This paper investigates the influences of biomass energy use, fossil fuel, income, trade openness, and population growth on carbon dioxide (C02) emission in African countries over the 1980–2014 period.
The study employs pool mean group (PMG), mean group (MG), and dynamic fixed effect (DFE) estimators that resolve the issue of heterogeneity bias. In addition, it employs weighted fully modified ordinary least squares, and weighted dynamic ordinary least squares to validate the robustness of PMG, MG, and DFE estimates.
The results from each of these estimators complement one another and both suggest that the relation of fossil fuel use and population growth with CO2 emission is positively significant. Conversely, we find that trade openness and biomass energy use exert significant negative impact on carbon emission. Additionally, the dampening effect of biomass energy utilization on CO2 emission helps to validate Environmental Kuznets Curve (EKC) hypothesis for those countries.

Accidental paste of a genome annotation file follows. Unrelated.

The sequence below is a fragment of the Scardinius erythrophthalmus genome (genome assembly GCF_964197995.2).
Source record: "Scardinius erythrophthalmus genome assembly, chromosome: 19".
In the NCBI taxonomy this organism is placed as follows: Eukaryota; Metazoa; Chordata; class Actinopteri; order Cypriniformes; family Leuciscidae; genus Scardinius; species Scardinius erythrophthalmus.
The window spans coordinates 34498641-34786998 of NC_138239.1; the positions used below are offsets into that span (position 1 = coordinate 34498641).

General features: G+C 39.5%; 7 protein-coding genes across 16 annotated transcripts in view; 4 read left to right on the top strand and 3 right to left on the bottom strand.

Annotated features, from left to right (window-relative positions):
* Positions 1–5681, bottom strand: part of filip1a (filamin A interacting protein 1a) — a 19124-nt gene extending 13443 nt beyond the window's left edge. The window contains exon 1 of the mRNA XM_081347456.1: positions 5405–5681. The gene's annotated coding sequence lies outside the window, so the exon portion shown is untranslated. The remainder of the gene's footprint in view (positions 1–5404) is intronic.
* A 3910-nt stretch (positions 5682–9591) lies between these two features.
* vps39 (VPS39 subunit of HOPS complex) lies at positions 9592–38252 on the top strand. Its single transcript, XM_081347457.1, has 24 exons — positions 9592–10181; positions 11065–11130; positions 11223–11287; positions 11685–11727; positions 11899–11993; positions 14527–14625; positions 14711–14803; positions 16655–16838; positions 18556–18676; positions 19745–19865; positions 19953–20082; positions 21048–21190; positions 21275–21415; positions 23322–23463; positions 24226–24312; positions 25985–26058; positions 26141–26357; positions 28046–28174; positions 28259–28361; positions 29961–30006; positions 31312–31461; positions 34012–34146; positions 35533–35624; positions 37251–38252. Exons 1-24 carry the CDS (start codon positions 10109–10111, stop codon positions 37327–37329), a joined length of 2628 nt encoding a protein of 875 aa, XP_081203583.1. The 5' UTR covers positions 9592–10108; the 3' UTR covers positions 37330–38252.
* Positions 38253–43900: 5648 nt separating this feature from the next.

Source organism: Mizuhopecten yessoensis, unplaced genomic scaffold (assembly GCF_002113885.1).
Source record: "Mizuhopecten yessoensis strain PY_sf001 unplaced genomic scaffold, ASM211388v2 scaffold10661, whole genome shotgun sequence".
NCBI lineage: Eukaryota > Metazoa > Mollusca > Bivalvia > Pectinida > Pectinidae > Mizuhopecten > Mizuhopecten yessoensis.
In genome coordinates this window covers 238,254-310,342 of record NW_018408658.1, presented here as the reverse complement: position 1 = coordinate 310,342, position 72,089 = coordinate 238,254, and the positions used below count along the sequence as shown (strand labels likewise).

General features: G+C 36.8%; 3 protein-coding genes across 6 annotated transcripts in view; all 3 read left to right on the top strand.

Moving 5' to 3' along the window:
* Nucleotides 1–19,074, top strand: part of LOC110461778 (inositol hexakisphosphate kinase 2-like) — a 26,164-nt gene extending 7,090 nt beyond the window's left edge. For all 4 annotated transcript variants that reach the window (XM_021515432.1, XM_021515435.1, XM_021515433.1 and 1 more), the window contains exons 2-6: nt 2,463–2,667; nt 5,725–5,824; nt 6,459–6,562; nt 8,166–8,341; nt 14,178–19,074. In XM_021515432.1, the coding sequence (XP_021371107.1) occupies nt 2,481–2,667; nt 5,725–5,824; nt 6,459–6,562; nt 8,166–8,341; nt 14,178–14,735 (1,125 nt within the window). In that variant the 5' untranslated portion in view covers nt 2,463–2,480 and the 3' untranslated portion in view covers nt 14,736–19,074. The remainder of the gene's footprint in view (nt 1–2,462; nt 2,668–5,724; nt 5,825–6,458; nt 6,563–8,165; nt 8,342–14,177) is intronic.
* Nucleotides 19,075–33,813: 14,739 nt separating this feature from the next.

The role of biomass in determining environmental quality has been investigated by studies for a few developed economies and developing countries without reaching consensus in terms of their findings. As indicated by the literature, such study is wanting in African countries, and this motivates the present study. More so, with focus on the role of biomass in CO2 emission, this study first considers sixteen countries from all the regions on the African continent. The findings of this study will assist policy makers in making useful environmental and sustainable energy policy that can be embraced as regional policy.